We’ve been in the new place about a month now.  Our neighbors are all very friendly, and don’t seem to mind the yipping dogs too much. Walking the dogs around the neighborhood, I’m learning my way around.  I know where to shop and what shops I can walk to.  It’s starting to feel like home.

Numerous decisions await us:  stand up board (SUB) or kayak?  And where to take a little weekend away?  And do we put in a Zen garden? or grass?  Where will Son live?  Can he stay sober?  But that’s not living in the moment, is it?  It’s easy to fall into old habits, though Husband and I are trying not to.  We are trying to be more social, and trying new things, like going out to a club, or eating Thai (or some other equally exotic food).  We’re starting to push each other a little more out of our comfort zone.  Husband says buying the kayak/SUB feels so selfish.  I think that’s a good thing.  He’s never expressed feeling selfish before, though he (and I) deny him nothing.paddle board

It’s so easy to fall back into old ways of thinking, but I am still able to pull myself out.  I haven’t decided on visiting a Buddhist temple/center to visit yet, so I’m feeling less centered.  I wanted to talk to our neighbor, who is also interested in Buddhism, maybe he’d recommend one?  Meanwhile, I have postponed setting up doctor visits and I have been without some of my meds for weeks, and will be out of my antidepressants soon. I can’t let myself postpone these appointments any more.  I don’t know what would happen without my antidepressants, and I’m not keen to find out.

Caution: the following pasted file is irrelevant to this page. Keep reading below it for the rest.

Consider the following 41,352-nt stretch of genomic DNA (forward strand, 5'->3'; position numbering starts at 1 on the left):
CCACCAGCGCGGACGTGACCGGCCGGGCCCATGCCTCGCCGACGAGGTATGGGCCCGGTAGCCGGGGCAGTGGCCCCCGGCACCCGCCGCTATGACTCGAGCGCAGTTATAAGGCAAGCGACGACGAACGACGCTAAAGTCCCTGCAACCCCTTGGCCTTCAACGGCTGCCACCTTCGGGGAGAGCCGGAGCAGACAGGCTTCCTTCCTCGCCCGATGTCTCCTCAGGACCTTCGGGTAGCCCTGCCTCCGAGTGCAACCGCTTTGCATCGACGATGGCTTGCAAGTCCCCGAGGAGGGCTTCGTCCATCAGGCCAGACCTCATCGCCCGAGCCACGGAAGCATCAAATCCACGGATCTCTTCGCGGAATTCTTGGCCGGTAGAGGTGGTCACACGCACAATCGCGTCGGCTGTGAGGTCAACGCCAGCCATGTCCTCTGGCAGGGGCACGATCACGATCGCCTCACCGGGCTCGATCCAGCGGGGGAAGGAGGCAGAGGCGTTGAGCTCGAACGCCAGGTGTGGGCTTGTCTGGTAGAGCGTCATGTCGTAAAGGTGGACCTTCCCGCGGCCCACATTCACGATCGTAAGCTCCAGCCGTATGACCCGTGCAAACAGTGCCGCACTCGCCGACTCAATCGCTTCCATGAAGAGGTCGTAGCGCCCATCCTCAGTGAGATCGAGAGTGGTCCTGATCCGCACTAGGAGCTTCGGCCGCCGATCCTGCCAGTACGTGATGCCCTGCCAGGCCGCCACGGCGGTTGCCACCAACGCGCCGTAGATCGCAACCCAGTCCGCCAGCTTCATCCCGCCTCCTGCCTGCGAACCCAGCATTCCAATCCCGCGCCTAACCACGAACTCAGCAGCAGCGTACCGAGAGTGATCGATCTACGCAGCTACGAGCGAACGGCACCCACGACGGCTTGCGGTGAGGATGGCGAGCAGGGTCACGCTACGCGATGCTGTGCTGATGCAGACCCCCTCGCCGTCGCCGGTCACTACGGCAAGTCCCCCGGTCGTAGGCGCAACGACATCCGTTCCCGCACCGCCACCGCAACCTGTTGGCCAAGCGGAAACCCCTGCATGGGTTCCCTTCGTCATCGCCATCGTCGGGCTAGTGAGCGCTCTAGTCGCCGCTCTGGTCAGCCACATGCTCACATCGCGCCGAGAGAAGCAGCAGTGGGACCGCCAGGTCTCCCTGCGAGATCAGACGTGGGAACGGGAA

Our house abuts a community garden, which we thought would be a good thing.  We figured that with all that huge garden, nothing was going to bother our little garden.  We were wrong.  We’ve seen so far, two huge racoons, countless squirrels, rabbits, hawks, and one skunk.  Our dog Doobie discovered the skunk.  Whew!  What a smell.  A cross between burned hair and boiled peanuts.  Something the poor dog got so close the fur on his face was green.  We’d gone through it with our last dog, and that was the middle of the night, we let the dog in and he brought the stench with him.  Right onto our bed!  At least this time we were able to easily bathe the little dope and cover him in a mixture of vinegar and baking soda.  Also have dishes of vinegar in each room, and burned scented candles all afternoon.  My eyes still burn.

Still Among the Living

Pretty much moved in now. Things did not quit transpire as anticipated, but, of course, worked out just the same.  We’re still making two more trips to the house to get some forgotten items, organize the donations and the junk to haul away.  Make sure that water and power are off.  Plus we still have our old computers to get rid of.  There’s a place near the house that recycles computers and related items. kitchen